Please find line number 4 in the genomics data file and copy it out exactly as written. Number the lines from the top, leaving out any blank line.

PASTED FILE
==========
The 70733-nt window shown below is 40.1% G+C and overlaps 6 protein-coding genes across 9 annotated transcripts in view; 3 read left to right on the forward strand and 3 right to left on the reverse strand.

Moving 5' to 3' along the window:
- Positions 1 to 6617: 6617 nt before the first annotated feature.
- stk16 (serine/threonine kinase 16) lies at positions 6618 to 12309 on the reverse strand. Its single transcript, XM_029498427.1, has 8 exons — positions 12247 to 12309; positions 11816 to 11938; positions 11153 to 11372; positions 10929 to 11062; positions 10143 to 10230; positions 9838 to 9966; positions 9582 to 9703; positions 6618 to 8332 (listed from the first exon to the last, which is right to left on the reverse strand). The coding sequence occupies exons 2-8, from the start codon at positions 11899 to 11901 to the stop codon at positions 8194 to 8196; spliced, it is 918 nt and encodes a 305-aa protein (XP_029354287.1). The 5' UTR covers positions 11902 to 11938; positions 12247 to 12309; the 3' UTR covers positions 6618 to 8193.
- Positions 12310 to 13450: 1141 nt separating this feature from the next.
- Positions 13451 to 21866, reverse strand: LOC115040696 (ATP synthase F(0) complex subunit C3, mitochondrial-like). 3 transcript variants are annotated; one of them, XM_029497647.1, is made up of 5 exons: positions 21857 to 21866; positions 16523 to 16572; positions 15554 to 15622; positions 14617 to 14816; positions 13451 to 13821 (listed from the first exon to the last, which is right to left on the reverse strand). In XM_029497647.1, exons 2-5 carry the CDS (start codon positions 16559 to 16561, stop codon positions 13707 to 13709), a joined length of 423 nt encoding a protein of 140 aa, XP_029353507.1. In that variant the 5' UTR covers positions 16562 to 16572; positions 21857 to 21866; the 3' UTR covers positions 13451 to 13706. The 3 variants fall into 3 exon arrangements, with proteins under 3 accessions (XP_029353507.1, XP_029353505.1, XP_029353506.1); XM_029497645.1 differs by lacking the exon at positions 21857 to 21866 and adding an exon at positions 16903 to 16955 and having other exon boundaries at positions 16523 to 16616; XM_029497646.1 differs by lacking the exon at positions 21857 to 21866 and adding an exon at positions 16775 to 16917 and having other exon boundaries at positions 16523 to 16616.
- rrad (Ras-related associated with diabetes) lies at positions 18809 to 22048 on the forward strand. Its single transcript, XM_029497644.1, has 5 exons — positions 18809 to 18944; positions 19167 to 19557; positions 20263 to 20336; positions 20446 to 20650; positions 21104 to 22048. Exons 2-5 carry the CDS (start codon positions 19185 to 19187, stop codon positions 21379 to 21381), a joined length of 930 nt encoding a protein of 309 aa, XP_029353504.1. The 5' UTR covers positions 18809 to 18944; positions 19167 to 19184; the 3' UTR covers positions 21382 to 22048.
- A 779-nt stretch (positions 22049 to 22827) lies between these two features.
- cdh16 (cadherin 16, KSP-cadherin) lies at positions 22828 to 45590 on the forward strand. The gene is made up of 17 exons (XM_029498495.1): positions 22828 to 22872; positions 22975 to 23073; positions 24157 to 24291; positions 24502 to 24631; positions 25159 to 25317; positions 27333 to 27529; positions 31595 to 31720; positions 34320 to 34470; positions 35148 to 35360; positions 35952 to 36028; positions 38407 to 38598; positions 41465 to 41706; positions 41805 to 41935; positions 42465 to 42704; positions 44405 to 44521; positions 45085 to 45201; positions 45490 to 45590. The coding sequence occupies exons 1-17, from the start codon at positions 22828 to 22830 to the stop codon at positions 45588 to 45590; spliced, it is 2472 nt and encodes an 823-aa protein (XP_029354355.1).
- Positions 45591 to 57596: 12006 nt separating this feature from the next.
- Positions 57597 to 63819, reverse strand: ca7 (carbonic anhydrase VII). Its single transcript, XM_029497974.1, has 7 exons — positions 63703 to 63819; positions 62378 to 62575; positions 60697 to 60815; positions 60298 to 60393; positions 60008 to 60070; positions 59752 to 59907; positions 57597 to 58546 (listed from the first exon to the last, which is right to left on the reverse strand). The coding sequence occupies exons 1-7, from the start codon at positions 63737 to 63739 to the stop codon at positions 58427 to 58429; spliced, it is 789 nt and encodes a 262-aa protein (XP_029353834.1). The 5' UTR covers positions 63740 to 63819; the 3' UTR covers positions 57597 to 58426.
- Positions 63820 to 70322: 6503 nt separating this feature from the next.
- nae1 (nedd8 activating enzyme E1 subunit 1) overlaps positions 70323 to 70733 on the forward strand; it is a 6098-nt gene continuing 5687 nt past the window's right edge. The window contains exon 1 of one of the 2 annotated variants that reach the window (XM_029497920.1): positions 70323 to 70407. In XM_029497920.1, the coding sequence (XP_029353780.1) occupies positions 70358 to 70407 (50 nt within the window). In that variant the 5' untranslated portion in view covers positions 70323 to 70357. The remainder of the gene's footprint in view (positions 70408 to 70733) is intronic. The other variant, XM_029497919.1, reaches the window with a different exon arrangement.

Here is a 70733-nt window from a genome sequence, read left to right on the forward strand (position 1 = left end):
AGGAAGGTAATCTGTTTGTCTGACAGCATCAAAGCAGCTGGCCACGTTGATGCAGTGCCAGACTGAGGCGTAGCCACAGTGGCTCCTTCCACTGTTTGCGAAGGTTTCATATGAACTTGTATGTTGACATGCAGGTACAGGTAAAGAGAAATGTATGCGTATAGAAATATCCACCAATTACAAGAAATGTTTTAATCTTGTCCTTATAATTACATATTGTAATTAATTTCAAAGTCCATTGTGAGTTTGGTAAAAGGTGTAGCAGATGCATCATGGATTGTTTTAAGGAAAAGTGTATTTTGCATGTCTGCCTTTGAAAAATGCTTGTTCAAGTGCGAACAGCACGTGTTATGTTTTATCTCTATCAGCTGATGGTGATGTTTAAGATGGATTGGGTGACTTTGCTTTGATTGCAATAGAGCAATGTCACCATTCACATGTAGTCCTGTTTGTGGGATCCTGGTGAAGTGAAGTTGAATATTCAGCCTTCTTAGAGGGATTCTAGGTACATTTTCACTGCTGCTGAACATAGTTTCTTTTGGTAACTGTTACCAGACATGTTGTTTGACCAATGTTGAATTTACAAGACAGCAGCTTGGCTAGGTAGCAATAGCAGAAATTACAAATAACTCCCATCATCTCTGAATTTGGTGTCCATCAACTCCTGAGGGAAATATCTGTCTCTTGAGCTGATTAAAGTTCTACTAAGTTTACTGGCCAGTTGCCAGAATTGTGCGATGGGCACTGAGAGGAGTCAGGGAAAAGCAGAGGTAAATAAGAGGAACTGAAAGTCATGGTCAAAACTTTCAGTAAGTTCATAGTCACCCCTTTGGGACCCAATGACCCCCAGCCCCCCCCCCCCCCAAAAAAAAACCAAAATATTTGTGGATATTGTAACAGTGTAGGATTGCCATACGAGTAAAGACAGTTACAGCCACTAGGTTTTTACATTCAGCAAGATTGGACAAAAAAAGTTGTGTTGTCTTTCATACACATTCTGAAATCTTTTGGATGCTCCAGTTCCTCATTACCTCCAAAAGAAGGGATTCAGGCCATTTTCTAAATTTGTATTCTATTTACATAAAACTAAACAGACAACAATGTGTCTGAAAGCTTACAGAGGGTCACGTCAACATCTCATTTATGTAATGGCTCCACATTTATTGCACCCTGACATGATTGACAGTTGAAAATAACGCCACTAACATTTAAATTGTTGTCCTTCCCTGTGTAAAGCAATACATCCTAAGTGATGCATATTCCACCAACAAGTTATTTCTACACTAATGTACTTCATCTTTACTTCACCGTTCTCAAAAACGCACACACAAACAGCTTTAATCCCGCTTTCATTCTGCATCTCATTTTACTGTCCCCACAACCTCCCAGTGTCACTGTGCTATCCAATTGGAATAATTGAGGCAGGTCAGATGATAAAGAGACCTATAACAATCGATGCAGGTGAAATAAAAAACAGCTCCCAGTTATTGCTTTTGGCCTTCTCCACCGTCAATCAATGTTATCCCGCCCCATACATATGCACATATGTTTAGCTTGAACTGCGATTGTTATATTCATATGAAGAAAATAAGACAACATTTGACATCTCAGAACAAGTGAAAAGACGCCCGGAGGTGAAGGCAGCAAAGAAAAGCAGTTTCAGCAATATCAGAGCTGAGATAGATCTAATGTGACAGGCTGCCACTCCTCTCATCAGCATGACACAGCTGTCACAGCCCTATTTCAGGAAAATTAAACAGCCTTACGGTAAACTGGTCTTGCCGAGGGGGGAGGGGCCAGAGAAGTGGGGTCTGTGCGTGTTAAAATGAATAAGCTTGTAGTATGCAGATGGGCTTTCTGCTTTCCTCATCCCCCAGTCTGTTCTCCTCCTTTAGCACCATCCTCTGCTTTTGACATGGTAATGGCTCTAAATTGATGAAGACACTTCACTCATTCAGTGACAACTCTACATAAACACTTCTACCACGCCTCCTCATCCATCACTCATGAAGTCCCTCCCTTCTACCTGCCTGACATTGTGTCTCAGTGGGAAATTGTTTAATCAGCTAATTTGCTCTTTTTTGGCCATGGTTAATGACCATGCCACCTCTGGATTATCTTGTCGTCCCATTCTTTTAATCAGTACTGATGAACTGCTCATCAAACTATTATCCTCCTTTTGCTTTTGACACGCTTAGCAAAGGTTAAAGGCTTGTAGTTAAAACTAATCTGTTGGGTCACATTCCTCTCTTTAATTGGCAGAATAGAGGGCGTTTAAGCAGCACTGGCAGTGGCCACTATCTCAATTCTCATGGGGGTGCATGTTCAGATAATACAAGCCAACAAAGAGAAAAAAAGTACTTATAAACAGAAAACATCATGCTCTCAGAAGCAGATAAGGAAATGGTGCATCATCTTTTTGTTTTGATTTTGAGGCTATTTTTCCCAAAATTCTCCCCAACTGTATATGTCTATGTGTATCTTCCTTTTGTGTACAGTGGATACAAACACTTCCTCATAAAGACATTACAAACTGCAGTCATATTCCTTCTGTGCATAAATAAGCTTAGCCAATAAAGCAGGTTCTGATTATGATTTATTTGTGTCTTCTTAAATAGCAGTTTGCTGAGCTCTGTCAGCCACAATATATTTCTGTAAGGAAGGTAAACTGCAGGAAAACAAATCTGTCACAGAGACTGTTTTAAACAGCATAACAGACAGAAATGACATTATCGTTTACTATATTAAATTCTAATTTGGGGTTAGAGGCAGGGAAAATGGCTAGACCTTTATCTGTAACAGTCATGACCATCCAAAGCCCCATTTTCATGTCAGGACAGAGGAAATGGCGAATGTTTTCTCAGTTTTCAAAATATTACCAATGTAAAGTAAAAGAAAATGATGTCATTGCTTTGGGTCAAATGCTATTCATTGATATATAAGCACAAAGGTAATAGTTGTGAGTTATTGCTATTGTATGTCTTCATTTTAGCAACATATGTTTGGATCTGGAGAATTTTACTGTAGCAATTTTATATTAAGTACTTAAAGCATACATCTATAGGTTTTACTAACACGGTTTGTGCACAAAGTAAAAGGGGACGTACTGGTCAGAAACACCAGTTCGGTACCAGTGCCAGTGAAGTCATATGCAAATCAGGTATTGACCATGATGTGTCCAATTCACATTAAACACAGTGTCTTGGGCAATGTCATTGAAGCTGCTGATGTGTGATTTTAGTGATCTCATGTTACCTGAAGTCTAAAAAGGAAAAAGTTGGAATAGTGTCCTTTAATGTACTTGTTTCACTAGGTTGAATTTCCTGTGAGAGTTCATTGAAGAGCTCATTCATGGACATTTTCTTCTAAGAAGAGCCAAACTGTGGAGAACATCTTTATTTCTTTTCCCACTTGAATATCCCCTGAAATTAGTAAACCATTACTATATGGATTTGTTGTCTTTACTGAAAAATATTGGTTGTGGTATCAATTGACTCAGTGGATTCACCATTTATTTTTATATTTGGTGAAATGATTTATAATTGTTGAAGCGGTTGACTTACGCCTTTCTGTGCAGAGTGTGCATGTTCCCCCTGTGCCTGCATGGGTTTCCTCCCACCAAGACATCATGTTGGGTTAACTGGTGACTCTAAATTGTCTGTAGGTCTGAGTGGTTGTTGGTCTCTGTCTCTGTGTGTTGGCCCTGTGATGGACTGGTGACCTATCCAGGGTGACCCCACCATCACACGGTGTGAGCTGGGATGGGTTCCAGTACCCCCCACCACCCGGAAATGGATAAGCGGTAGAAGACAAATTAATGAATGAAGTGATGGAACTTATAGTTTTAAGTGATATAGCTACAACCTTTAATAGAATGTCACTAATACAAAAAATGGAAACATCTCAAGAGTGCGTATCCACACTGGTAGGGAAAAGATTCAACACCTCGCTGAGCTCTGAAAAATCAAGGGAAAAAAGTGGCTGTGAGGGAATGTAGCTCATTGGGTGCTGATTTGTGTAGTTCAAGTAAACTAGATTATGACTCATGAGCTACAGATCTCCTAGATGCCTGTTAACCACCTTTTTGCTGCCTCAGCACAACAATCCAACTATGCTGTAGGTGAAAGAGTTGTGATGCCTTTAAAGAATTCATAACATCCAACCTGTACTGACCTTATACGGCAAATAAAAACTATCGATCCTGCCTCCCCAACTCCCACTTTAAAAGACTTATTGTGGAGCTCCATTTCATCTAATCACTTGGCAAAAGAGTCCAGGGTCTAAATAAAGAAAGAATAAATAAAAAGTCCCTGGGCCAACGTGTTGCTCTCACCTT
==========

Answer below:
- stk16 (serine/threonine kinase 16) lies at positions 6618 to 12309 on the reverse strand. Its single transcript, XM_029498427.1, has 8 exons — positions 12247 to 12309; positions 11816 to 11938; positions 11153 to 11372; positions 10929 to 11062; positions 10143 to 10230; positions 9838 to 9966; positions 9582 to 9703; positions 6618 to 8332 (listed from the first exon to the last, which is right to left on the reverse strand). The coding sequence occupies exons 2-8, from the start codon at positions 11899 to 11901 to the stop codon at positions 8194 to 8196; spliced, it is 918 nt and encodes a 305-aa protein (XP_029354287.1). The 5' UTR covers positions 11902 to 11938; positions 12247 to 12309; the 3' UTR covers positions 6618 to 8193.